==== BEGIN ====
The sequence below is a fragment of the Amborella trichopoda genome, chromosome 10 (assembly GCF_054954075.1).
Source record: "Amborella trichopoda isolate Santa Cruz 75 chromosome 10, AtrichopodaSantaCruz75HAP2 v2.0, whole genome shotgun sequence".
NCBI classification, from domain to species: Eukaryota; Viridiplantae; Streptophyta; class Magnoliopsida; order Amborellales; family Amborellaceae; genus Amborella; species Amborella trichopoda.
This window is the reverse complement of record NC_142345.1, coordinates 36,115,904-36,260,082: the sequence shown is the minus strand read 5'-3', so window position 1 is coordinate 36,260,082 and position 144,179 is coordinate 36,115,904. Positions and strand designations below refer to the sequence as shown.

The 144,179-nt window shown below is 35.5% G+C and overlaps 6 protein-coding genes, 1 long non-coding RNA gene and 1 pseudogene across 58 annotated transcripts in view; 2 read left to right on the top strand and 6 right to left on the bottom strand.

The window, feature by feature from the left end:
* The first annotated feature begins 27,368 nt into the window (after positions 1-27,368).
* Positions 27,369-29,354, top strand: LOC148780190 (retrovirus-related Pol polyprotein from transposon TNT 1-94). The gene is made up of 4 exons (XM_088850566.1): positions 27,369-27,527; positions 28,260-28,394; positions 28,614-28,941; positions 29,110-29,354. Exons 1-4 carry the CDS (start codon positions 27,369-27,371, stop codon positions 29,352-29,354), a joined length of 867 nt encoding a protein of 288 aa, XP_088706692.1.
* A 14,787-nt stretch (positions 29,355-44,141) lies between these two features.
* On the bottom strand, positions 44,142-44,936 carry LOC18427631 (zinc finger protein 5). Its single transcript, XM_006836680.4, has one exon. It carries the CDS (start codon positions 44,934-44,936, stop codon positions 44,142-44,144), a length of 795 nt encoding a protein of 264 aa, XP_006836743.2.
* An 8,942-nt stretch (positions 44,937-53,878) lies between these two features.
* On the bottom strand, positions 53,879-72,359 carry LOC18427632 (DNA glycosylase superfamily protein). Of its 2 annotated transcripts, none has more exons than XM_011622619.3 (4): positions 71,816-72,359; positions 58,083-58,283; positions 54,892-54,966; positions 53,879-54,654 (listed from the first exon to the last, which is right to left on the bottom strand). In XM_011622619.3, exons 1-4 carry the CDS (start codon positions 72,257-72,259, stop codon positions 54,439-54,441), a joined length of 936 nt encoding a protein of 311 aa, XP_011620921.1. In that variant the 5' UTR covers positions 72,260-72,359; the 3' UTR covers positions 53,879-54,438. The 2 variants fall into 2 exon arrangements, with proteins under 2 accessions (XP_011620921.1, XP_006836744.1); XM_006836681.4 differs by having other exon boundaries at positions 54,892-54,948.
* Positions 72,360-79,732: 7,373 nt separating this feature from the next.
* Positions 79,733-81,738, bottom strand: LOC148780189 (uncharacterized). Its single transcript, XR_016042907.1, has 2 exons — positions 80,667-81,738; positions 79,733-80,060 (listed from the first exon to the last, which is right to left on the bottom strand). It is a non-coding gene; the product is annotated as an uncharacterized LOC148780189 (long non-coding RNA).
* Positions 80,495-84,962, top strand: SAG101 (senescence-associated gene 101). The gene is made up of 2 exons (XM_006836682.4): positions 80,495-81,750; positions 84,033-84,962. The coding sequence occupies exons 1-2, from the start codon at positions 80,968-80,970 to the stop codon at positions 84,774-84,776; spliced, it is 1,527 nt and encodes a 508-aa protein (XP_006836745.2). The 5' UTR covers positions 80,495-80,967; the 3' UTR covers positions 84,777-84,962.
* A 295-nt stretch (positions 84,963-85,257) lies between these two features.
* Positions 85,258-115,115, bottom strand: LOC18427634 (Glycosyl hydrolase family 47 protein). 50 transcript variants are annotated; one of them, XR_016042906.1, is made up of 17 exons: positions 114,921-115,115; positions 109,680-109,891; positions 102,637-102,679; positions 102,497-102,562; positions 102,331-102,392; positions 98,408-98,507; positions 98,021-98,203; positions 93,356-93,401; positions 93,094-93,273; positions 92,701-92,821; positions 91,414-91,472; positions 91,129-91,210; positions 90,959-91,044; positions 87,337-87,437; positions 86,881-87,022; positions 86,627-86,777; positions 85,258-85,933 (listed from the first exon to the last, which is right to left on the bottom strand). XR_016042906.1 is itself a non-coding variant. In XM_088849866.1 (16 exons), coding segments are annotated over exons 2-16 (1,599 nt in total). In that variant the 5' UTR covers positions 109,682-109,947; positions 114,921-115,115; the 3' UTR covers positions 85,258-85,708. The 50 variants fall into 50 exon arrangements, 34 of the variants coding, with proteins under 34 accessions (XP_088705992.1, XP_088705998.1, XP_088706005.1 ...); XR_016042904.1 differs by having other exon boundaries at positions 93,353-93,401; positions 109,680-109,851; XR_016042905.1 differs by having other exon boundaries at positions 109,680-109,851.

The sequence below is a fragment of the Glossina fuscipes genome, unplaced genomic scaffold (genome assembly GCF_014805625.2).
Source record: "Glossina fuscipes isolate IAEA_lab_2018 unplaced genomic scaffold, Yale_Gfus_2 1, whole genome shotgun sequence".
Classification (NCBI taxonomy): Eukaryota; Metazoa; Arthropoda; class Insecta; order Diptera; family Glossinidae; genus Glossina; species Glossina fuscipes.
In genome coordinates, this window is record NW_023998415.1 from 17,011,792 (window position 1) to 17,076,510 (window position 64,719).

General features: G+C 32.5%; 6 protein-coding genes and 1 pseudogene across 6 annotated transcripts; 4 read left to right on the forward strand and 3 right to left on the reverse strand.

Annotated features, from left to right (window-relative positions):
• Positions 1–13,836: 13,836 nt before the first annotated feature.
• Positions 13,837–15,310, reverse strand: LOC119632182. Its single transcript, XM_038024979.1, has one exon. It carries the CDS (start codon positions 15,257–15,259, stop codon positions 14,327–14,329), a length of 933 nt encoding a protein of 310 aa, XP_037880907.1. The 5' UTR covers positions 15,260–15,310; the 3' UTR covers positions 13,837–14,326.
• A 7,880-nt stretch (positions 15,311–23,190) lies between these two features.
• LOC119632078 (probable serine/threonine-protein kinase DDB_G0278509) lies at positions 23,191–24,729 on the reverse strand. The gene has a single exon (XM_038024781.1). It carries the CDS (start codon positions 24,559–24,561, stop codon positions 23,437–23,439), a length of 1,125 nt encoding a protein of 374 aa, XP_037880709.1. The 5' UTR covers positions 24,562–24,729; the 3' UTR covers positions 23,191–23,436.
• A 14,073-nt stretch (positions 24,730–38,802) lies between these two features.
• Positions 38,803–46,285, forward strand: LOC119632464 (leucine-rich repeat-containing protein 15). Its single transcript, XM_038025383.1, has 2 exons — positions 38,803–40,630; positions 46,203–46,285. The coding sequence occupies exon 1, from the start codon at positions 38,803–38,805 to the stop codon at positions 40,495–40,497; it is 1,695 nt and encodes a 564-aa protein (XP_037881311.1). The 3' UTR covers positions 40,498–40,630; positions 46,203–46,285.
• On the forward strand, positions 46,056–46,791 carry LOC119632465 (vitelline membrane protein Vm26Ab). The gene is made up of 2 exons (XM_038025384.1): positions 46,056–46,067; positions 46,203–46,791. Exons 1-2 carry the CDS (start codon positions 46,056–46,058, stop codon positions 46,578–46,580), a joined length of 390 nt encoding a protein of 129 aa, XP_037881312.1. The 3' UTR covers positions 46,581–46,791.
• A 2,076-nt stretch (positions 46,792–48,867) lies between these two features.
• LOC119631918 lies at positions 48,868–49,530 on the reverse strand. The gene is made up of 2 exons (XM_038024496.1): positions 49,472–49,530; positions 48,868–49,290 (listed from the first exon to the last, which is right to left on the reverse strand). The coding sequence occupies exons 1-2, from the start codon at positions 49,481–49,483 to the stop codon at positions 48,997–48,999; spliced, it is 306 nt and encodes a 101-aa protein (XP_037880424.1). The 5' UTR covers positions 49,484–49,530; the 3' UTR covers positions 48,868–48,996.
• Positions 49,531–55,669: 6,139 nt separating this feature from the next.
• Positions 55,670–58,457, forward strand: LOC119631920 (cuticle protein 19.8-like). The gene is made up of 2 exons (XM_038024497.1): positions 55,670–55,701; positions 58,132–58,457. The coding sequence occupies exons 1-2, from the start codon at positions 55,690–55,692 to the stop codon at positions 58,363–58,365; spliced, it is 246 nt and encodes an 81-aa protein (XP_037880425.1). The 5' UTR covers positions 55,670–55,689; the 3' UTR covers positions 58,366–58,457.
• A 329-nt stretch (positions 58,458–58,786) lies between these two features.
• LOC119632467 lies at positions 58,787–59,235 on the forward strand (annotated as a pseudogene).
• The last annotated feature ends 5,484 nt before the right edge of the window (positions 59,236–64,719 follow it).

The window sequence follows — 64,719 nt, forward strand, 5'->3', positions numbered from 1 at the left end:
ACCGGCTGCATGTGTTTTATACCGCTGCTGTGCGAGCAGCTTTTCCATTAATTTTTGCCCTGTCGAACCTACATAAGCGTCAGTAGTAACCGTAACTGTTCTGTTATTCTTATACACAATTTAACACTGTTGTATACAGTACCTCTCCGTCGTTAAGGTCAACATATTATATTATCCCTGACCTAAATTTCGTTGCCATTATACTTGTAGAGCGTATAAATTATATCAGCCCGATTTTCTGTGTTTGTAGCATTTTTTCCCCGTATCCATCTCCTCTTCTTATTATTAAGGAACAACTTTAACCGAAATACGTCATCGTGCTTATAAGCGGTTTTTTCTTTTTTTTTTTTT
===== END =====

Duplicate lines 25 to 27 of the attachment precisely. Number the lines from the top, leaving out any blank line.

• Positions 13,837–15,310, reverse strand: LOC119632182. Its single transcript, XM_038024979.1, has one exon. It carries the CDS (start codon positions 15,257–15,259, stop codon positions 14,327–14,329), a length of 933 nt encoding a protein of 310 aa, XP_037880907.1. The 5' UTR covers positions 15,260–15,310; the 3' UTR covers positions 13,837–14,326.
• A 7,880-nt stretch (positions 15,311–23,190) lies between these two features.
• LOC119632078 (probable serine/threonine-protein kinase DDB_G0278509) lies at positions 23,191–24,729 on the reverse strand. The gene has a single exon (XM_038024781.1). It carries the CDS (start codon positions 24,559–24,561, stop codon positions 23,437–23,439), a length of 1,125 nt encoding a protein of 374 aa, XP_037880709.1. The 5' UTR covers positions 24,562–24,729; the 3' UTR covers positions 23,191–23,436.